Oral histories with Haleakalā National Park present and past staff and community members.
This webpage presents the results of a Hawaii-Pacific Islands Cooperative Research Studies Unit project carried out in 2021 by researchers from the University of Hawaiʻi at Mānoa’s Center for Oral History and NPS staff. As part of its commitment to conservation of natural and cultural resources, the park actively engages with the Native Hawaiian and local communities and respects their input whenever and wherever possible. The oral history team interviewed 13 present and past park staff and community members with close ties to Haleakalā National Park. The kumu (purpose) of the project was to explore the history of early park natural resource management through the voices of people who have worked in and experienced the park over many years. In the late 1970s, Haleakalā National Park began building a series of fences around the perimeter of the park to exclude feral ungulates (goats, pigs, deer and cattle), and preserve native habitat, and care for native wildlife. The park decision to build and maintain what is now 54 miles of fence lines is meant to perpetuate Hawaiian places, place names and mo‘olelo (stories) by preserving the native plants, animals, and habitats protected by the fences. The oral history team focused on this fence-building effort throughout the interviews to understand the challenges and outcomes of the effort.
Notes on Oral Histories
The interviews for this project were conducted by Alana Kanahele, graduate research assistant at the Center for Oral History at the University of Hawaiʻi at Mānoa. Interviews were conducted both online via Zoom from February to April, 2021, and in-person on Maui in May and June. Interview sessions lasted between one to three hours. The interviews followed a life history approach, and question guides were designed specific to each narrator following an unrecorded pre-interview. Narrators were asked about their personal background, connection to Haleakalā, relationship to the national park, role in stewarding the land, Native Hawaiian cultural practices, and hopes for the future of Haleakalā. During the interviews, narrators were also asked to identify the locations they worked within the park or areas that they had a personal connection to on maps. Kanahele transcribed the interviews almost verbatim. NPS Kupu Intern Emily Creek transcribed the interviews of Legario "Hanky" Eharis and Walter Pu. The transcripts were then sent to narrators for their review, edits and approval. NPS staff also reviewed the transcripts to redact any sensitive information related to park operations. The transcripts are edited slightly for clarity and historical accuracy by the narrators.The transcripts and archival documents associated with the project may be accessed via the UH Mānoa ScholarSpace: ScholarSpace at University of Hawaii at Manoa: Akāka Wale o Haleakalā: Haleakalā Stands in Full View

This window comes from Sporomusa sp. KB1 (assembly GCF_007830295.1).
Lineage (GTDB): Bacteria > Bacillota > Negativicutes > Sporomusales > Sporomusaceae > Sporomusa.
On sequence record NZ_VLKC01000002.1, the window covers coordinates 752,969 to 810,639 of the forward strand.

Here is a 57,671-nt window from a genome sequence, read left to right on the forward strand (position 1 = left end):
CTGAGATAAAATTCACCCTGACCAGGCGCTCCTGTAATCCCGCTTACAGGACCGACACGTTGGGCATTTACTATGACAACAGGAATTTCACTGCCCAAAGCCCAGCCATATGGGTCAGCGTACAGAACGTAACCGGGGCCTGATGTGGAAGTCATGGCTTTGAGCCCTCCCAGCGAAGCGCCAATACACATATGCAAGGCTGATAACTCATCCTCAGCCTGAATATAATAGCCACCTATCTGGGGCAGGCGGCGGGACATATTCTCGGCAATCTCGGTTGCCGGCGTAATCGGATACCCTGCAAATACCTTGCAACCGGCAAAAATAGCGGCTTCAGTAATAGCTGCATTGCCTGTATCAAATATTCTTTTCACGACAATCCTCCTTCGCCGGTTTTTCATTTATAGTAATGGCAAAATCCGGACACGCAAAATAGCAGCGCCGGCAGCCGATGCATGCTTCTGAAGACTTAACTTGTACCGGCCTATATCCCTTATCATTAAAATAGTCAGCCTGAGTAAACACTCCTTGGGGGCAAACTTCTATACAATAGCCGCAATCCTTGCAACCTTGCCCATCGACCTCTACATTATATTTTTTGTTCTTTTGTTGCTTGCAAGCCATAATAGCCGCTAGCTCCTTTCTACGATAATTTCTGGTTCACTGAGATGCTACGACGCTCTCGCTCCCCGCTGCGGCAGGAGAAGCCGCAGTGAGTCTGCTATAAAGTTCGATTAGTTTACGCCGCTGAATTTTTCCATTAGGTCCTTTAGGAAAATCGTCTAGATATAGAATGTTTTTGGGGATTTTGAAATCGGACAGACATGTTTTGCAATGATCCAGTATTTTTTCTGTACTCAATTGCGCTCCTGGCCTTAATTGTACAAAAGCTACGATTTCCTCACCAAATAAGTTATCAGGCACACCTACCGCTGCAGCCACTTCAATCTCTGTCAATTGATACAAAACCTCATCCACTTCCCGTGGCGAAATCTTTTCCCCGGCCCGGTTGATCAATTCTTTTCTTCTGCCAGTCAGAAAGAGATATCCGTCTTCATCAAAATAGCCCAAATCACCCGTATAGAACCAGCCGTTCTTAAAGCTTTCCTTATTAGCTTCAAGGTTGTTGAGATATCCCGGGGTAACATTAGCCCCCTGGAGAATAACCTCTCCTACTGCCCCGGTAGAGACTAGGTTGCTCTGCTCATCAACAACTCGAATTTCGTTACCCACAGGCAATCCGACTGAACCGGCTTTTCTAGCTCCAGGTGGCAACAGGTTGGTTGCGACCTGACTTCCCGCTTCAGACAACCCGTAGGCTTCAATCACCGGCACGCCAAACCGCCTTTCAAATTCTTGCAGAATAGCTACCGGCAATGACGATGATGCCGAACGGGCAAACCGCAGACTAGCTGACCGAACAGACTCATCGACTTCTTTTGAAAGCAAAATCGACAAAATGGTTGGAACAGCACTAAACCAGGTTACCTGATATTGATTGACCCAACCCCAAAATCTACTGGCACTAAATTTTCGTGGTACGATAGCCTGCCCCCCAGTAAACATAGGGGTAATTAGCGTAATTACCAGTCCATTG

Full Interviews and Transcripts
AboutThis project was funded by the National Park Service through a collaboration between the NPS and the University of Hawai‘i. The project was conducted through the Hawai‘i-Pacific Islands Cooperative Ecosystem Studies Unit, Agreement Number P20AC00973. The oral history interviews were conducted by a team from the University of Hawaiʻi at Mānoaʻs Center for Oral History composed of Davianna Pōmaikaʻi McGregor, Micah Mizukami and Alana Kanahele, in cooperation with the National Park Service. So far, thirteen former and current park staff, and community members with close ties to Haleakalā National Park, have contributed their stories, which have been transcribed and archived.
We are grateful to everyone who shared their stories.
The title of this project, Akāka Wale ʻo Haleakalā: Haleakalā Stands in Full View, is ‘Ōlelo Noʻeau #96, from Pukui, Mary Kawena, 1983. ʻŌlelo Noʻeau: Hawaiian proverbs & poetical sayings. Bernice P. Bishop Museum Special Publication No. 71. Honolulu.